Thursday, 23 April 2015

My Sonshine, the introvert

Sonshine is extremely introverted, but don't confused him as being shy. He's not shy. He has no qualms stepping into a room full of strangers nor speaking up in class whenever he has to. Yet he's severely introverted. 

Introvert comes from Latin intro-, "inward," and vertere, "turning." It describes a person who tends to turn inward mentally. Introverts sometimes avoid large groups of people, feeling more energized by time alone. (Quote)

Shy: nervous or timid in the company of other people. (Credit: google)

Sonshine typically turns inward more than outward. He does not share his thoughts readily. In fact, he guards his mind like a hawk as if it is some kind of treasure chest. He refuses to let but a selected few into his mind. Sometimes, he even keeps me out. 
When asked, he would usually keep people at bay by giving answers they want to hear or simply say 'I don't want to tell you'. Or the quickest way, as he had figured out is to say 'I don't know' even when he is quite an expert in the said topic. (That frustrates my husband and I to no end!) It is then very hard to accept his initial response because one never knows if he is telling the truth. Sometimes he is but I doubt it, he would change his answer to satisfy me. By then, I don't know which is his true answer. Yes, it can be pretty confusing conversing with him. Sometimes, I even have to assure him that it ok to say negative things like 'I don't like the rice' or 'I didn't enjoy the movie' etc. It can be challenging and exhausting sieving out his feelings and thoughts. One needs to spend an incredible amount of time to understand him. Even then, his mother, who spends and is spending his lifetime with him, sometimes thinks she doesn't truly know him.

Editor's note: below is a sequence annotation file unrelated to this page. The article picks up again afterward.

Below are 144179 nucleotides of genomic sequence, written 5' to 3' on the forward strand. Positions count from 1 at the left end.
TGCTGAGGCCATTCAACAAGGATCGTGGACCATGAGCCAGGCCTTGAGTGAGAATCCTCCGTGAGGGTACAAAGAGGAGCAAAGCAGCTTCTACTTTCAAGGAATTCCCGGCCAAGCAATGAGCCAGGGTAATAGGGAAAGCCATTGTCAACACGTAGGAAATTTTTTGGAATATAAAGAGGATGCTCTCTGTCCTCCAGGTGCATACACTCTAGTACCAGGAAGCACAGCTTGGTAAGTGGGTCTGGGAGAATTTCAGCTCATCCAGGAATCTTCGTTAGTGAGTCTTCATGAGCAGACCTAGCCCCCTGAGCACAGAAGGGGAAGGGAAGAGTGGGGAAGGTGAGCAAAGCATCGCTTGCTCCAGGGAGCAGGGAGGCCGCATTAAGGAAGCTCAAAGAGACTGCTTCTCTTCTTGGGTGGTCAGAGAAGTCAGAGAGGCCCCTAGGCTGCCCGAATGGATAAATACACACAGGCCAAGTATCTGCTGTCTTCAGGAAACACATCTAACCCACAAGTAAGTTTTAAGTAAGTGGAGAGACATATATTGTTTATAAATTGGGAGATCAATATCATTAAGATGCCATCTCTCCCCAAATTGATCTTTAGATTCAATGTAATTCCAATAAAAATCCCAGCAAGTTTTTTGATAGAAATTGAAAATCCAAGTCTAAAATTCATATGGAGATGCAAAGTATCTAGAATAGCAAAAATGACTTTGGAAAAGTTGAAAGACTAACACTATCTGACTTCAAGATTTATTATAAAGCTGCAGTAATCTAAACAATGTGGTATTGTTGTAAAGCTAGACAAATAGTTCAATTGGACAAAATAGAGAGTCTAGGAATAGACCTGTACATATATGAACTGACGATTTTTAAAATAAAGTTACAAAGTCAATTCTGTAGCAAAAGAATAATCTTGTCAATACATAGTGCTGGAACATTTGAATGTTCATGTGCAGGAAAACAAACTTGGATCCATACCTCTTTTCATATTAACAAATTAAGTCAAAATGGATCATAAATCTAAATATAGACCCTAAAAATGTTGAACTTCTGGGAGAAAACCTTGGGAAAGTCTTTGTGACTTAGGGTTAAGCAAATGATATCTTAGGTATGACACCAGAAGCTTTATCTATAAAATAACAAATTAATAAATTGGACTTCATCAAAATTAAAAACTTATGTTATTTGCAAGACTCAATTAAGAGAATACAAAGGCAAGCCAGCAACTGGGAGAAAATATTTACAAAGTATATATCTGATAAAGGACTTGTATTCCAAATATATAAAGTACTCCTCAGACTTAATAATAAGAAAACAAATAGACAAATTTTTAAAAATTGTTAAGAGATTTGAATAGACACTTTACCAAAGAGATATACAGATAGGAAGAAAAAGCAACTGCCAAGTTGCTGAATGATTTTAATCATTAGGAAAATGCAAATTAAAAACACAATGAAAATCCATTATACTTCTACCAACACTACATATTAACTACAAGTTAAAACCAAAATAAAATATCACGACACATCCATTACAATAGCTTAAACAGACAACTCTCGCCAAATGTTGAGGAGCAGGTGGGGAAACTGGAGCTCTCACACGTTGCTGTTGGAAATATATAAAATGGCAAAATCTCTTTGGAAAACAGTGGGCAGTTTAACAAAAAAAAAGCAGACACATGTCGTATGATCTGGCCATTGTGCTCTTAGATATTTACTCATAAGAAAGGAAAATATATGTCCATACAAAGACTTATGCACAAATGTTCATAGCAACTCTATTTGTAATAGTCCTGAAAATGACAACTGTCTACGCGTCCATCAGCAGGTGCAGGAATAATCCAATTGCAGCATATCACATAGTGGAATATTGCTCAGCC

When in class or social settings, when someone says something erroneous, he wouldn't point out the mistake but will make a mental note in his head.  While most children will correct the person on the spot, not for Sonshine. He would have twinkle in his eyes and a little smirk on his face. But that's as far as he would go.  Sometimes he would secretly come and tell me, like hours or days later, about the mistake.  Sometimes he just keeps it to himself.

He is also a typical loner. He is alone but not lonely. I feel sad for him but he is fine with it. In fact, I suspect he wants it to be this way. I used to worry about him until I noticed that when the social setting is of his interest, he would readily join in with his friends and play his heart out with them. But again, he is selective in his choices. And I also realised, the people he loves and treasures most is us, his family. He seems to be more than happy being with and having us so much so that he really doesn't need anyone else to make him any happier.
While most children would want to get out of the house, Sonshine is always more than happy to stay home. I would find him engrossed in his own activities  building his Lego township, drawing up complicated game plans or maps, reading, researching the bus and street directories etc. I can leave him be for hours and often have to be the one to disrupt his quiet time. It is quite a chore to get him out of the house. The whole family would be waiting for him outside the house, screaming at him to stop his activities and hurry out. When we are out, he would whine or asked us when we can go home. This irritates me alot and sometimes I would threatened that I would throw him out of the car!